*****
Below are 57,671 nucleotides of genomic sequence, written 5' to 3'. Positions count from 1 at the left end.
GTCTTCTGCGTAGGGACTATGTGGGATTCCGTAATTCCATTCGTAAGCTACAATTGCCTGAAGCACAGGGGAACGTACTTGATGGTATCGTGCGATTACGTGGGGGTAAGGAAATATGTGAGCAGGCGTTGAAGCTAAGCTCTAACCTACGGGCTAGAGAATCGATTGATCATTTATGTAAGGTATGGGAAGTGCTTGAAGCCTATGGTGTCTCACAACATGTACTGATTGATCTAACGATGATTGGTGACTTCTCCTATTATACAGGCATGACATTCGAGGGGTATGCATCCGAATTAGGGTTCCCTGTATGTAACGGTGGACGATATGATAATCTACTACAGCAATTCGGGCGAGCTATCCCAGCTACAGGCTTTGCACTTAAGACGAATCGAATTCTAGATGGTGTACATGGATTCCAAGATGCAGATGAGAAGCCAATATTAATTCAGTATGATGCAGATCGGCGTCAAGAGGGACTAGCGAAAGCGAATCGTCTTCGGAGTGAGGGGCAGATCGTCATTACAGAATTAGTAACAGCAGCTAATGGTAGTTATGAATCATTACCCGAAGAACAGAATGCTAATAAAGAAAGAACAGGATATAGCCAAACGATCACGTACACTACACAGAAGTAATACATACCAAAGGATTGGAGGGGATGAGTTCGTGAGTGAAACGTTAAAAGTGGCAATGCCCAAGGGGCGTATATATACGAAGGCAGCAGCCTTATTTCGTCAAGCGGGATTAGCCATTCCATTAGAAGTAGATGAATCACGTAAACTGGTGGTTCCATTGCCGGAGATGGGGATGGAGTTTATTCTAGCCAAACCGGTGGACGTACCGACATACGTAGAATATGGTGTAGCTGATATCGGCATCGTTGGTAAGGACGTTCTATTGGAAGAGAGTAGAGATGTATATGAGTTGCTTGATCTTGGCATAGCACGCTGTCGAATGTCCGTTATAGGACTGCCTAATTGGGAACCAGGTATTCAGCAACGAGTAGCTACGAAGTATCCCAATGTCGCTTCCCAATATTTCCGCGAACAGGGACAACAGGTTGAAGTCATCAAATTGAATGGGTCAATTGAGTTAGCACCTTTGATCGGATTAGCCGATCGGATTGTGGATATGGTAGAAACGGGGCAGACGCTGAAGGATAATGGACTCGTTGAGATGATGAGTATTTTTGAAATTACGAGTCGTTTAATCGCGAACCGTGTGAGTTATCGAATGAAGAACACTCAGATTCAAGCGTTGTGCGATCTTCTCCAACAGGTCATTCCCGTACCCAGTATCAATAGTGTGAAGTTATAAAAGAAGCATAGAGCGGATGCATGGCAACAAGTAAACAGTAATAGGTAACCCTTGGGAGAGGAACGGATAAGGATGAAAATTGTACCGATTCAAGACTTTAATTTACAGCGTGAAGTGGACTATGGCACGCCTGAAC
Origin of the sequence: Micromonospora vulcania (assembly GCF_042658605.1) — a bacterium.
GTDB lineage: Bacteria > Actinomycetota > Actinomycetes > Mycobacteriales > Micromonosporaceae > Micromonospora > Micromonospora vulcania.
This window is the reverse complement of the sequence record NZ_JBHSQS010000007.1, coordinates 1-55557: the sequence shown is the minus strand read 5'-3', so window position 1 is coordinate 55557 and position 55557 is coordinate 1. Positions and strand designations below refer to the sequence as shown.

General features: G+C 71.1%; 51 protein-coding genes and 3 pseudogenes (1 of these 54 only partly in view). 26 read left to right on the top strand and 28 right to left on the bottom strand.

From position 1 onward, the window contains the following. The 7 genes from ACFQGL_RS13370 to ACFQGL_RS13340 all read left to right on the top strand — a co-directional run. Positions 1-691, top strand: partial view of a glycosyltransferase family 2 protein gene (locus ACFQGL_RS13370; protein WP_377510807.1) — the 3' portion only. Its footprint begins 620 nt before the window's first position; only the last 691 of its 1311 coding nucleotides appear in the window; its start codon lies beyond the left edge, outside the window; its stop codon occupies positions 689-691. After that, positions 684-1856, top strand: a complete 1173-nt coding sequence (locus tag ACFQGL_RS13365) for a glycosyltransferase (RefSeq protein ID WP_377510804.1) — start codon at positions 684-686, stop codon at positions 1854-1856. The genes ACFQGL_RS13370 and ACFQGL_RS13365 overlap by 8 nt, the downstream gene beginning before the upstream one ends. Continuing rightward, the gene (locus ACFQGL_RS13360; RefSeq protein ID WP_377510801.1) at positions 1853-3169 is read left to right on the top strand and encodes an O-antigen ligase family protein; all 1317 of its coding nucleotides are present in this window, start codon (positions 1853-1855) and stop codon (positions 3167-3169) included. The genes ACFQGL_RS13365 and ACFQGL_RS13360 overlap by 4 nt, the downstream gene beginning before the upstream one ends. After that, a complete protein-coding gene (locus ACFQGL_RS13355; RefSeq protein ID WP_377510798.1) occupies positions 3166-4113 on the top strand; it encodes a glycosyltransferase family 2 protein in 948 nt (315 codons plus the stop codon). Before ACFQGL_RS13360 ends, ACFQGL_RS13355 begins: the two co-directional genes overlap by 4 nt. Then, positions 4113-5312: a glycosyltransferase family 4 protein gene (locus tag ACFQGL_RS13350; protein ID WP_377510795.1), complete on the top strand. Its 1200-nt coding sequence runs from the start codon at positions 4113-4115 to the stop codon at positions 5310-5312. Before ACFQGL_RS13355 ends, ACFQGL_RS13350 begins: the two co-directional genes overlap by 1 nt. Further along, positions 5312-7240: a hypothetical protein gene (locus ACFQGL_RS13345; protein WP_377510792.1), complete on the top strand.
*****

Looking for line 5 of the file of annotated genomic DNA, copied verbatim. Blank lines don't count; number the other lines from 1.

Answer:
This window is the reverse complement of the sequence record NZ_JBHSQS010000007.1, coordinates 1-55557: the sequence shown is the minus strand read 5'-3', so window position 1 is coordinate 55557 and position 55557 is coordinate 1. Positions and strand designations below refer to the sequence as shown.